“Ryan, sometimes when he talks to you, he reminds you of your older uncles,” Tomlinson said. “He just sounds like he’s got an old soul, and it’s just funny.”

But Anderson is just as boisterous as a linebacker. Although Allen (4.0 sacks) and fellow senior linebacker Tim Williams (3.5) get more attention, Anderson leads the Crimson Tide in both tackles for loss (7.5) and sacks (4.5), and has forced two fumbles.

Meanwhile, Foster could win an in-house Mr. Personality contest. 

For example, after the senior interior linebacker lost weight during the offseason to play at a faster speed, Foster claimed to feel like a Ferrari. When asked what kind of car reserve linebacker Keith Holcombe would be, he laughed and said of the two-sport athlete who also plays baseball despite dealing with diabetes, “Kind of fancy. Give him a Maybach.”

“He’s just got one speed,” Foster said. “He motivates me. He’s got one speed. He don’t let nothing get him down. I’ve never seen someone like that.

“He’s on go 100 percent.”

Foster gets similar praise from teammates, like how he never downshifts. He’s also unmistakably the hardest hitter on a team of hard hitters. At Ole Miss, Foster hit the quarterback so hard that he gave himself a black eye. He shrugged it off by saying, “He’s a tough guy.”

“The play he hit Chad Kelly, I stopped, and my jaw dropped like, ‘Dang.’ I was scared. I was scared for him,” Anderson said. “I don’t know where he came from. I was running, and it was ‘Bop! Like what was that?’ I should have known it was [No.] 10.

“Reuben is a monster.”

No one’s arguing the point.

  • Who’s the best dresser? “Eddie Jackson.”
  • Who’s the most serious? “Minkah Fitzpatrick.” 

When asked for the first word that came to mind when hearing some of his teammates’ names, Allen said “explosive” for Williams, “dependable” for Anderson and “playmaker” for Jackson.

He might be able to say the same now for Fitzpatrick after the sophomore cornerback picked off three passes against Arkansas and returned one for a 100-yard touchdown.

“As soon as I caught the ball, Eddie had tapped my arm,” Fitzpatrick said. “He was like, ‘Come on,’ and he pointed to the left side of the field, and it was wide-open. So I just had to take a chance. I know Coach Saban probably wasn’t happy at first, but I think he was happy with the end result.”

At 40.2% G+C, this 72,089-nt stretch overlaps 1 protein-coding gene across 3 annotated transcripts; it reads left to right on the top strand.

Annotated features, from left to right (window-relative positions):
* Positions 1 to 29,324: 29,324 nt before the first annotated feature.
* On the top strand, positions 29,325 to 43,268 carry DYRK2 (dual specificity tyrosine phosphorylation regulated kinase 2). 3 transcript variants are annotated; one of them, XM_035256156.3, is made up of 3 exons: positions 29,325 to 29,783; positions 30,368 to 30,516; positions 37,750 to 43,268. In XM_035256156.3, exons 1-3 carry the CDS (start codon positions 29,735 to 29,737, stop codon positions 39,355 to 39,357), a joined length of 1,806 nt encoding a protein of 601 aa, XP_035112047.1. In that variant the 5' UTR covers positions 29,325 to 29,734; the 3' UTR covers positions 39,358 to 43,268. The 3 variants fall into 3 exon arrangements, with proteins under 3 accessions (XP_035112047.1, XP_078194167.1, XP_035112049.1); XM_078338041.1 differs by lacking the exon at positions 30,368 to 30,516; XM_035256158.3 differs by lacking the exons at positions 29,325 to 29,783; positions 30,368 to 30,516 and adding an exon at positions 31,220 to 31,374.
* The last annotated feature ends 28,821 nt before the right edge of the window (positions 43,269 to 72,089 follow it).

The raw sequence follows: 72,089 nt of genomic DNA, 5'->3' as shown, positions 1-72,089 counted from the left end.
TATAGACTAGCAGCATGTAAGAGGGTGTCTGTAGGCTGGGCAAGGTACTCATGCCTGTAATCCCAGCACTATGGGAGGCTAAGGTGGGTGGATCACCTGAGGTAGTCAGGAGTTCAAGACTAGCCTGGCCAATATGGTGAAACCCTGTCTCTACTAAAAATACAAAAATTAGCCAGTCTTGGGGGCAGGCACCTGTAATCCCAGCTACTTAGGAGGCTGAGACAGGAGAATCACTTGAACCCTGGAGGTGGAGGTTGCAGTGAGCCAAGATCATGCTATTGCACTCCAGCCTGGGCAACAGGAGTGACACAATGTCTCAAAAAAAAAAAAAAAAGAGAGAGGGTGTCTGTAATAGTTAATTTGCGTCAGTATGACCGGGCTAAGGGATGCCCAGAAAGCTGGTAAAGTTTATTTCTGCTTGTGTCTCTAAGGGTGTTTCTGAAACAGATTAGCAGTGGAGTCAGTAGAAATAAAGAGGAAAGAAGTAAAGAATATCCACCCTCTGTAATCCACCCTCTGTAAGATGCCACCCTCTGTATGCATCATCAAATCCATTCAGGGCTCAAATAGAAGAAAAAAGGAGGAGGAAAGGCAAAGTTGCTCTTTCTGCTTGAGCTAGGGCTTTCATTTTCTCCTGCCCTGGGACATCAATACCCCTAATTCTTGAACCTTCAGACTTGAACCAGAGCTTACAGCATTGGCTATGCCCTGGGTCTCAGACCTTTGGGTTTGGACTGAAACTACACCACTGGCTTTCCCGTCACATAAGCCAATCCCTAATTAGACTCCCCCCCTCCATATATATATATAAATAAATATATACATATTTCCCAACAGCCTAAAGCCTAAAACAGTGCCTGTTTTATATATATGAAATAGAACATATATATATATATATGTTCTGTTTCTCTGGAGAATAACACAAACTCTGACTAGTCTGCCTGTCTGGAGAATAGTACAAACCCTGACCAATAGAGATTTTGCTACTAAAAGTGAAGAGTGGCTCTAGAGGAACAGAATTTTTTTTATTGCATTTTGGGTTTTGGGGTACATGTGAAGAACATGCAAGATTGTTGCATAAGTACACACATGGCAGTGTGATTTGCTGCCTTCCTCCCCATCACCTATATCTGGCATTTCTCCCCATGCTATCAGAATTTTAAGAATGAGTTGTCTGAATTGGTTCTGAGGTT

It was Fitzpatrick’s third career interception return for a touchdown, tying him with Antonio Langham, C.J. Mosley and Jackson for the school record. Jackson, a senior safety, also reached the end zone on a punt return against Ole Miss.

Both have developed a reputation for paying attention to small details, which ties in with their appearance, approach and preparation. That, in turn, helps lead to things such as Fitzpatrick’s third interception, especially since he had seen that play before.

“You want to look at leverage, like where the receiver is on the field, what formation they’re in,” Fitzpatrick said. “Some offenses run the same plays out of the same formations. So like, say the receiver’s closer to the hash, he’s probably trying to run across the field trying to get away from you. If he’s further from the hash, he’s probably trying to get inside of you.”

Finally, there’s Mr. Energy, Brown, the defensive back who has matching big hair that makes him almost impossible to miss on or off the field. He’s an All-American in track for the Crimson Tide and has become a force on special teams.

“Always has the juice,” Hamilton said about Brown, who finished serving an NCAA suspension in September and is just getting going this season. “Tony is a maniac.

“He hits like a lineman.”

Overall, it’s quite a group that’s still coming together (remember, Alabama had three freshmen in the dime package last year) and obviously hitting its stride in some ways after having to insert six new starters this season.

The unit isn’t prefect, but its competitive edge could be the deciding factor in Alabama’s attempt to win a third straight Southeastern Conference championship and College Football Playoff appearance.

Last week, the inside talk was about how none of the linebackers had managed to put points on the scoreboard yet. It ended at Arkansas with Williams’ scoop-and-score off of a sack and fumble by Hand, as Alabama found yet another way to score.

“That’ll ignite a defense,” Anderson said about defensive touchdowns while essentially refusing to acknowledge Payne’s contribution.

“He’s just hating,” Payne said. “He can’t talk about me until he gets a touchdown. He almost had one in the Kentucky game.”

       

Quotes were obtained firsthand unless otherwise noted.

Christopher Walsh is a lead SEC college football writer. Follow Christopher on Twitter @WritingWalsh.

Read more SEC Football news on BleacherReport.com


Source: Bleacher Report -SEC Football